2018 AGM highlights

2018 AGM highlights

Posted by on Sep 18, 2018 in Whats-new | 0 comments

Staff, stakeholders, and special guests, including Regina Mayor Michael Fougere, gathered together on Sept. 18th, to review and celebrate a year of excellence at Ranch Ehrlo Society.

Mayor Fougere

The Annual General Meeting was called to order by board vice-chair Greg Fieger. After welcoming everyone, he gave the board chair report, highlights of which included the many milestone and anniversaries celebrated over the course of the year.  Greg took the opportunity to thank the board, CEO and president Andrea Brittin, and the rest of the Ranch Ehrlo executive and staff.

“This past year has been another exciting one for Ranch Ehrlo,” said Andrea Brittin by way of beginning her CEO report. “We have tried to do what we can to respond to the evolving and ever growing needs in the community while staying true to our strategic vision and direction.”

Andrea Brittin

Highlights of her message included the operational review of the community vocational program to better suit the needs of the clients and the continued CARE (Children And Residential Experiences: Creating Conditions for Change) practice model roll-out across the Ranch.

This coming year is the lead-in to the agency’s recertification cycle. Ranch Ehrlo has been accredited by the Council on Accreditation (COA) since 1977.  The designation helps the agency adhere to best practices and  strengthens our services. Fittingly, this year’s keynote speaker was Jennifer Murray, Ranch Ehrlo’s quality improvement consultant who is heading up the in-depth year long process.

Vice-president of finance and administration Lori Mann presented a review of the agency’s financial statements, noting that the agency has a lower surplus than was expected but like in many years, there are both opportunities and challenges in the coming year.

She finished her report by stating, “Overall, the agency continues to be in a strong financial position.”

Wanda Falkowsky and Richard Hazel

As a wrap-up, exiting board members Jamie Burrows, Wanda Falkowsky, Jaime Lavallee, and Richard Hazel were thanked for their contributions, while new members David Hedlund, Sheri Woods, Diana Adams, and Peter Hoffmann were welcomed to their positions.

The meeting concluded with Andrea sharing some of the most important numbers for the agency – statistics from our annual outcomes report which cite important successes such as our clients’ high satisfaction rates with our services.

“At the Ranch, our staff ARE our programs,” she stated. “Thank you (staff) for these outstanding outcomes – all of you should be proud!”

Click here to read the full Annual Report.

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Running with CARE

Running with CARE

Posted by on Sep 13, 2018 in Whats-new | 0 comments

When Todd* was admitted to Ranch Ehrlo, clinical caseworker Tandi van Tol set about discovering his strengths.

One of them, she learned, was running.

“I intentionally connected with him, and, being a runner myself, we went for a 5 km run together,” she explained.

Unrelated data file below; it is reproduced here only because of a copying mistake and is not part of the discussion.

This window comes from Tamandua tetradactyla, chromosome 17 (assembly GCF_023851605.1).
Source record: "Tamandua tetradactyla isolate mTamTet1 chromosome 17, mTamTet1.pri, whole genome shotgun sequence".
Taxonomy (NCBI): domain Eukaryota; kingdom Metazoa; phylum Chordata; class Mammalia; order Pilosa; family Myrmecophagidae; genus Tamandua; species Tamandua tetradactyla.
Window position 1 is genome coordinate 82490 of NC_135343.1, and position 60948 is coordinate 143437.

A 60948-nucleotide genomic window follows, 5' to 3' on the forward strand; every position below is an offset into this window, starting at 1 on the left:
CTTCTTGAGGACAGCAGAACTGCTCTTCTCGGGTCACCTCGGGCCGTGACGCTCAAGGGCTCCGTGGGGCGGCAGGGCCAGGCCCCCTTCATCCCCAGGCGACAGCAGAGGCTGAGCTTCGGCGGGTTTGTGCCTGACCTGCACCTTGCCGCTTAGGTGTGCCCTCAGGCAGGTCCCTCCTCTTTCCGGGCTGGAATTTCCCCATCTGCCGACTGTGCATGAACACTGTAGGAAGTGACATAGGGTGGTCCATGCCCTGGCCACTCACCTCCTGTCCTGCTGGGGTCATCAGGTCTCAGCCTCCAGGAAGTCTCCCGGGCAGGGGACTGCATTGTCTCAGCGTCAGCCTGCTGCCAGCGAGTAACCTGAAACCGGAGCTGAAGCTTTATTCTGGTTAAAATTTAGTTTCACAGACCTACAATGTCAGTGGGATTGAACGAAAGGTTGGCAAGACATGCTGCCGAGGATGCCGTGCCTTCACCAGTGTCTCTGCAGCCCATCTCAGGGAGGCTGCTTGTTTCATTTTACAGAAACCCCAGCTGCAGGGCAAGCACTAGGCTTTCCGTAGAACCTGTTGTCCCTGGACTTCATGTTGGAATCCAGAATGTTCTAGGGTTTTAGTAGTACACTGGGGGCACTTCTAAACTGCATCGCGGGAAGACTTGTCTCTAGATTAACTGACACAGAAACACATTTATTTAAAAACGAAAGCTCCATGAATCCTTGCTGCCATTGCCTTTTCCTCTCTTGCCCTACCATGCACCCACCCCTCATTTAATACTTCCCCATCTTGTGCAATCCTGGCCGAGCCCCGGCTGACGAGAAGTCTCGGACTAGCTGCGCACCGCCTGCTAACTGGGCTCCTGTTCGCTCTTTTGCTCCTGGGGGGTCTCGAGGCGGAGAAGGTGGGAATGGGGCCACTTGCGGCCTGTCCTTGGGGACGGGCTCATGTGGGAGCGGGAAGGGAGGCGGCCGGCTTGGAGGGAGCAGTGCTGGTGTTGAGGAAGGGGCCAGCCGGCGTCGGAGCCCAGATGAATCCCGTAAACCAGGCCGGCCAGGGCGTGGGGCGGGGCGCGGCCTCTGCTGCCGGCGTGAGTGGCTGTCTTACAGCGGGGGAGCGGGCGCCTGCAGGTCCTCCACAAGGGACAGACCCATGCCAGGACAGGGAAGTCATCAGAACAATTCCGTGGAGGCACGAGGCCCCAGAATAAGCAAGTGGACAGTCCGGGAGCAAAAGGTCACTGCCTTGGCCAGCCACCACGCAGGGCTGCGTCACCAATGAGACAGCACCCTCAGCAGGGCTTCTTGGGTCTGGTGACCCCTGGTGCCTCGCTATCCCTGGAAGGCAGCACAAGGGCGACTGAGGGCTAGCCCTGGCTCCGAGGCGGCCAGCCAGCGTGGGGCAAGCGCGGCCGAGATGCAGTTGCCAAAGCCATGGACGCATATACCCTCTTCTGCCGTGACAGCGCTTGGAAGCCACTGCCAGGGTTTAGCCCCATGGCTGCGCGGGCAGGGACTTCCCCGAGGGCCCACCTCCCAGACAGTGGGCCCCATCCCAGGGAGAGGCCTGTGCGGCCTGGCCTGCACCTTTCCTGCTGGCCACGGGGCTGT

“One of my goals as a caseworker is to intentionally build a safe and nurturing relationship with our youth,” Tandi continued, explaining that in her experience, one of the best ways to do so is through inclusiveness.

When an opportunity came up for Todd to participate in the Queen City Marathon held last weekend, Tandi approached him to ask if he would be interested and inquired if he had anyone in mind that he may like to run with.

“By providing an opportunity for him to make a decision about whether or not he would like to participate, and whether or not he would like to run with someone or not, was crucial in building his capacity for decision making and valuing the decision he had made,” Tandi explained.

runningTodd invited his cousin, who lives in his home community, to come down and run the race with him. She accepted, and their family drove down on race day to support them.

“Since one of our goals in residential care is to strengthen family relationships, this was the perfect opportunity to allow for this growth,” Tandi said. “Todd is very connected to his family and his community, and this opportunity allowed them to have a new experience together as a family.”

The two of them put up impressive times in the 5 k, both completing in under 30 minutes.

“Todd was quite emotional once he completed the race, and gave everyone a hug as they congratulated him,” Tandi said.

Afterward, he was able to enjoy lunch and spend more time with his family.

Tandi used several CARE principles in her interactions with Todd – competence centred, developmentally focused, relationship-based, and family involvement all played significant roles in helping this experience come together for him. CARE, Children And Residential Experience: Creating Conditions for Change, is a multi-level model used at The Ranch, developed by Cornell University.

Through CARE principles, children, youth, adults, families, and employees work together to achieve their full potential.

*name changed

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Powwow is a hit, three years in a row

Powwow is a hit, three years in a row